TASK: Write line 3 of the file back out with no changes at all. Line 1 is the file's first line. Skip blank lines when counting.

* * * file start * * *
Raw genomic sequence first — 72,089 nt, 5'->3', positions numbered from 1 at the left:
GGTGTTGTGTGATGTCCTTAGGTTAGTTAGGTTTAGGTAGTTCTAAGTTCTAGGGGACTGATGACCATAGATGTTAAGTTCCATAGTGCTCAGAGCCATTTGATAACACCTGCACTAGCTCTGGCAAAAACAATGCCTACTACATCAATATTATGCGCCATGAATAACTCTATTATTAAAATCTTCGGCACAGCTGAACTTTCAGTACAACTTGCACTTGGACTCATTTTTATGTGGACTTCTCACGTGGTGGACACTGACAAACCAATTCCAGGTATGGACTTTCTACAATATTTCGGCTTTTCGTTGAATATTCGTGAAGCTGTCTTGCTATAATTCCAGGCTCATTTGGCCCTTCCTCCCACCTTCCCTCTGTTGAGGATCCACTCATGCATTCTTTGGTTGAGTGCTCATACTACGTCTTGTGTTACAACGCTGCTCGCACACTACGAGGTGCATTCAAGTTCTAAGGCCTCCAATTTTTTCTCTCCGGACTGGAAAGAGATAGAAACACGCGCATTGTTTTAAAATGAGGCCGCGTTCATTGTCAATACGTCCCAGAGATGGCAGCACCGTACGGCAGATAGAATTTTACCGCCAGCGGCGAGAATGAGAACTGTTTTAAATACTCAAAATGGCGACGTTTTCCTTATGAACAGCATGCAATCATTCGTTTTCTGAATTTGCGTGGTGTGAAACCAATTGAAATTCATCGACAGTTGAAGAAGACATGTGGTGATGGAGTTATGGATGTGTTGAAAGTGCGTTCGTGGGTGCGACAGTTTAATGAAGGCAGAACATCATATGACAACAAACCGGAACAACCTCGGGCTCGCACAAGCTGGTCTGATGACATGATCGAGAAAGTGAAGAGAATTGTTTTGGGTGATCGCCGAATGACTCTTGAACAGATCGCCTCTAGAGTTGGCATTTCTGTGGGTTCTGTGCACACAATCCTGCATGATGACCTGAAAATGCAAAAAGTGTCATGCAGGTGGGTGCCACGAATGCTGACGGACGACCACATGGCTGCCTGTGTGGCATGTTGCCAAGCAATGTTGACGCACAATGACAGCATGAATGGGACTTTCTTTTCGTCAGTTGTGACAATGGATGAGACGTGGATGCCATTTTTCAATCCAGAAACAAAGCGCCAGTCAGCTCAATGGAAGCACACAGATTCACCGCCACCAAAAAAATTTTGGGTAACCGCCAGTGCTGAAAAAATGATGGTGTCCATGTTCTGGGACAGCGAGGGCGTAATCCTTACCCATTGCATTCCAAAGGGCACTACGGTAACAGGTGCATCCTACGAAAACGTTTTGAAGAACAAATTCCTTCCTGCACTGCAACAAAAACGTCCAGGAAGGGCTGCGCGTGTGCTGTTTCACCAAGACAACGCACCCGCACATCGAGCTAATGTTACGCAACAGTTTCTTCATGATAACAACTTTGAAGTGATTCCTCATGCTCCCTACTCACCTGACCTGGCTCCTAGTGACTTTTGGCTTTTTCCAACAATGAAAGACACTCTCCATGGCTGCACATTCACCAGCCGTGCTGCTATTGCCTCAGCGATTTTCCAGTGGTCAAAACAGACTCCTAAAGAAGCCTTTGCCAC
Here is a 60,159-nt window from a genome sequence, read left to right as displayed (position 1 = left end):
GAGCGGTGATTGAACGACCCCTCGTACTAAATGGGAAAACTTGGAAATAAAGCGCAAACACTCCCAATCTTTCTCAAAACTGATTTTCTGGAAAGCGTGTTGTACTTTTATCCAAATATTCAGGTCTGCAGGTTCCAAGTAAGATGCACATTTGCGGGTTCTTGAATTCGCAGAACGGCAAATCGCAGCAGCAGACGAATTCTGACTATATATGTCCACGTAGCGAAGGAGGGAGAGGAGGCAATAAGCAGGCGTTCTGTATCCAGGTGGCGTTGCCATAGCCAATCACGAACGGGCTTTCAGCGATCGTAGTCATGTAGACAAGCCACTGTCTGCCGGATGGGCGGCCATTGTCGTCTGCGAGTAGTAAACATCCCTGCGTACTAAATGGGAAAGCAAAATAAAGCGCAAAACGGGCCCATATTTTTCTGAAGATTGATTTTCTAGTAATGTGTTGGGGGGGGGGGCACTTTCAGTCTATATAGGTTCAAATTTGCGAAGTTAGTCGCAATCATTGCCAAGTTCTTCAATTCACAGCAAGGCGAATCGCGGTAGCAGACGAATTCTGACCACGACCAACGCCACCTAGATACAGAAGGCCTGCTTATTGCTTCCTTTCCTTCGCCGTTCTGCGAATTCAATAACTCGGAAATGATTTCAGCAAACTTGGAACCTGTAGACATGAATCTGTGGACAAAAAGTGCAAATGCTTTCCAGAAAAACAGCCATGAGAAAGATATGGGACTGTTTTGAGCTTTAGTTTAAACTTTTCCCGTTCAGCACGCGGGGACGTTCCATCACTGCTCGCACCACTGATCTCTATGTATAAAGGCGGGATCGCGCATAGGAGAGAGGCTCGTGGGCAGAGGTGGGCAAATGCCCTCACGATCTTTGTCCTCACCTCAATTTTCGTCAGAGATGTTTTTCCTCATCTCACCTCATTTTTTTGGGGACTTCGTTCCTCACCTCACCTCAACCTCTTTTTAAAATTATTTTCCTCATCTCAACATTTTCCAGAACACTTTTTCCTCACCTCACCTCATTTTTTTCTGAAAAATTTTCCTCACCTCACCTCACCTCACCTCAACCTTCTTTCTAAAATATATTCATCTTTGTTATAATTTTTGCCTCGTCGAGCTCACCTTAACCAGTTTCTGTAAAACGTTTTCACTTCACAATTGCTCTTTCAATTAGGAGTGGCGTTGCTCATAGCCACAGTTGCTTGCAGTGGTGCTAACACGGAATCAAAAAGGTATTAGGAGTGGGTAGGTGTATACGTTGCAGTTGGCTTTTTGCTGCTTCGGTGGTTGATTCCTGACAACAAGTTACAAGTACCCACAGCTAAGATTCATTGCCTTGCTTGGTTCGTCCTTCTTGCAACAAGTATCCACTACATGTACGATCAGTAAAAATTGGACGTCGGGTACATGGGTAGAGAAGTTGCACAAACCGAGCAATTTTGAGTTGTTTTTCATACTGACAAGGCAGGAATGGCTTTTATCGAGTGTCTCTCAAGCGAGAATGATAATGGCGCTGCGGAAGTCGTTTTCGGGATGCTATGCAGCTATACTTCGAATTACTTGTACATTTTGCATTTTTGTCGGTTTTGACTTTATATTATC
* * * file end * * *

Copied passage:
Here is a 60,159-nt window from a genome sequence, read left to right as displayed (position 1 = left end):